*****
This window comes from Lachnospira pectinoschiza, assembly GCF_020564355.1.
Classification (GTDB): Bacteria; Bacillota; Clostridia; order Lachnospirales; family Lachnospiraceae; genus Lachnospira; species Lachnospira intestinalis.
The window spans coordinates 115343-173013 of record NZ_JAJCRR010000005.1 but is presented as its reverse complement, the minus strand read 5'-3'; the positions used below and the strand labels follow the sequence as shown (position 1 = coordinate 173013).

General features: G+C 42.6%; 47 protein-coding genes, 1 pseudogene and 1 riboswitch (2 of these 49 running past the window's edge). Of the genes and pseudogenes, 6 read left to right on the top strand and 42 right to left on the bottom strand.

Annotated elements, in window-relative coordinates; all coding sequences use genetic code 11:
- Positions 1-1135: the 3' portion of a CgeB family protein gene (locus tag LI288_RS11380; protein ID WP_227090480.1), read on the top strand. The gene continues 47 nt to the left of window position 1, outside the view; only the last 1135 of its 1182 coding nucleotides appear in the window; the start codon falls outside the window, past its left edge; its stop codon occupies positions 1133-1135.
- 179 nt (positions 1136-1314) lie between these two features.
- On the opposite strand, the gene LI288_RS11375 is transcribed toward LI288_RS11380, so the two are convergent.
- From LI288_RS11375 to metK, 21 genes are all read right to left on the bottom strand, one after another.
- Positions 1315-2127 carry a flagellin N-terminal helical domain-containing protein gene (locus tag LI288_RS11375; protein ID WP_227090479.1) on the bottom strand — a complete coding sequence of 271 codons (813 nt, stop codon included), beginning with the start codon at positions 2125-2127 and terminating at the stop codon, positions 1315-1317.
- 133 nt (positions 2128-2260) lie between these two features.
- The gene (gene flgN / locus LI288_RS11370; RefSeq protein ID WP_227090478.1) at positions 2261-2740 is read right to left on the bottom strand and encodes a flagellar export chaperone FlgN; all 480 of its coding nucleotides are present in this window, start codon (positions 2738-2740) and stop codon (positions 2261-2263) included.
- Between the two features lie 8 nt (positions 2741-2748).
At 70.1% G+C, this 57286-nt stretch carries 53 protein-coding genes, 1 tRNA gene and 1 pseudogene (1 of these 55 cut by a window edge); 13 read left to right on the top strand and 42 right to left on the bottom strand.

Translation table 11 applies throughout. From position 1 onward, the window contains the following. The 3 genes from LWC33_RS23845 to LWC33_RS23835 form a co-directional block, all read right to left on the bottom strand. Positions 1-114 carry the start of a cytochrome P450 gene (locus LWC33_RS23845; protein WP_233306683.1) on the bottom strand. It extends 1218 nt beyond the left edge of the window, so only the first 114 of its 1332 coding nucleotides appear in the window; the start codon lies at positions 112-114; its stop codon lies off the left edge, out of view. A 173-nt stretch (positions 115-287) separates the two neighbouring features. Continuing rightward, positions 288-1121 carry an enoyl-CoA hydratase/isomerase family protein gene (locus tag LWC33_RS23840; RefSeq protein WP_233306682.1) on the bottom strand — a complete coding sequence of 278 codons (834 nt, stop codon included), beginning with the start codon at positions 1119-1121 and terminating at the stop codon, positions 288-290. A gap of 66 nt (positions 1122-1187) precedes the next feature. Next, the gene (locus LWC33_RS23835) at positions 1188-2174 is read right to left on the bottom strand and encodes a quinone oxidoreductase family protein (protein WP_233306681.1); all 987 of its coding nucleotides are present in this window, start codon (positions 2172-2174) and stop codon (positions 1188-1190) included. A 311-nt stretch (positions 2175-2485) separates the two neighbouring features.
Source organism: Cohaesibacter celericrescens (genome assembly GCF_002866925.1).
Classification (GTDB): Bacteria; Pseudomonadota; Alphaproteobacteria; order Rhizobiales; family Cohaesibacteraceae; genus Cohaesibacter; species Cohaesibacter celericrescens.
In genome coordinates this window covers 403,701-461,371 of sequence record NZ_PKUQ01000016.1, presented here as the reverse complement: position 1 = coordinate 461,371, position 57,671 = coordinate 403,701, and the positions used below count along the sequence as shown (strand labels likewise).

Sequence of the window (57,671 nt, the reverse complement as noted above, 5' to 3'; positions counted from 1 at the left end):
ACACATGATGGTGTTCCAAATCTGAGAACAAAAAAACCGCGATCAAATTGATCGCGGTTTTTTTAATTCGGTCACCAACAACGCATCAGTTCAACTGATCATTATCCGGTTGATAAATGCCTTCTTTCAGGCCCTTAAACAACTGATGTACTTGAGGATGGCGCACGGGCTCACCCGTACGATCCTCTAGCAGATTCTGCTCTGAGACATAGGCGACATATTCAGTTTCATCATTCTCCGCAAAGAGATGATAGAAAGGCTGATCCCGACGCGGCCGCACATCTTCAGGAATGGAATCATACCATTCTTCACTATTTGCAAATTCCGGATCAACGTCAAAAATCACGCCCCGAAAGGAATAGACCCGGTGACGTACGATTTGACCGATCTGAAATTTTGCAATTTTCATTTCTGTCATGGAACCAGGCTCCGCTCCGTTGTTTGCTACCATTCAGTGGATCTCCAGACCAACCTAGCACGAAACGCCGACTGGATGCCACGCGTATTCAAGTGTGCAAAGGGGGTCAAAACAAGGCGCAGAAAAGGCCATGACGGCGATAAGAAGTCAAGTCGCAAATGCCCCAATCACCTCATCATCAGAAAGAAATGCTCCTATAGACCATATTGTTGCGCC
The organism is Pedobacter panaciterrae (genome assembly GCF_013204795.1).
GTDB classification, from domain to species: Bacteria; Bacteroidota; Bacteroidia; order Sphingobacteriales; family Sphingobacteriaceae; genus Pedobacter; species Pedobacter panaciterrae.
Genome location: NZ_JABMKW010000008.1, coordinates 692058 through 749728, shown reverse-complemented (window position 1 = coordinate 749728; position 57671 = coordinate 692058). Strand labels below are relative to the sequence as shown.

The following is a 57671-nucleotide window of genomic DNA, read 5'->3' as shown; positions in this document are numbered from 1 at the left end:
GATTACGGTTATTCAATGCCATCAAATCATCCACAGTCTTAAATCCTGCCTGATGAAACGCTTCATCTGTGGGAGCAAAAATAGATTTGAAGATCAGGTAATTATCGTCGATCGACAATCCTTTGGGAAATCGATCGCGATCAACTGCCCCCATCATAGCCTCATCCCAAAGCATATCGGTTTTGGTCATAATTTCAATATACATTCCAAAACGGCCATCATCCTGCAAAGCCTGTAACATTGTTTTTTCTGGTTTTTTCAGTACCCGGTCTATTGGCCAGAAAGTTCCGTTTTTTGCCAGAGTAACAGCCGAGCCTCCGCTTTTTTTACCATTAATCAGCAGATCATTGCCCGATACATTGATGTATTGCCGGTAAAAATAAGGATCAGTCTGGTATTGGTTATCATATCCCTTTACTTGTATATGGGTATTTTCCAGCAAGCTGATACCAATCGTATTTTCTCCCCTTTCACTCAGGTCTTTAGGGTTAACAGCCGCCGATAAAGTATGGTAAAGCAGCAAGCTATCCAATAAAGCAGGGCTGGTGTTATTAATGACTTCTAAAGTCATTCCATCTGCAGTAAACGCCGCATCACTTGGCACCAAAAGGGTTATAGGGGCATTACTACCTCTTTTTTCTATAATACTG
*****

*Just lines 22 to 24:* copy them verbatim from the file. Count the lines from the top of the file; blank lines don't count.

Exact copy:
GTDB classification, from domain to species: Bacteria; Bacteroidota; Bacteroidia; order Sphingobacteriales; family Sphingobacteriaceae; genus Pedobacter; species Pedobacter panaciterrae.
Genome location: NZ_JABMKW010000008.1, coordinates 692058 through 749728, shown reverse-complemented (window position 1 = coordinate 749728; position 57671 = coordinate 692058). Strand labels below are relative to the sequence as shown.

The following is a 57671-nucleotide window of genomic DNA, read 5'->3' as shown; positions in this document are numbered from 1 at the left end: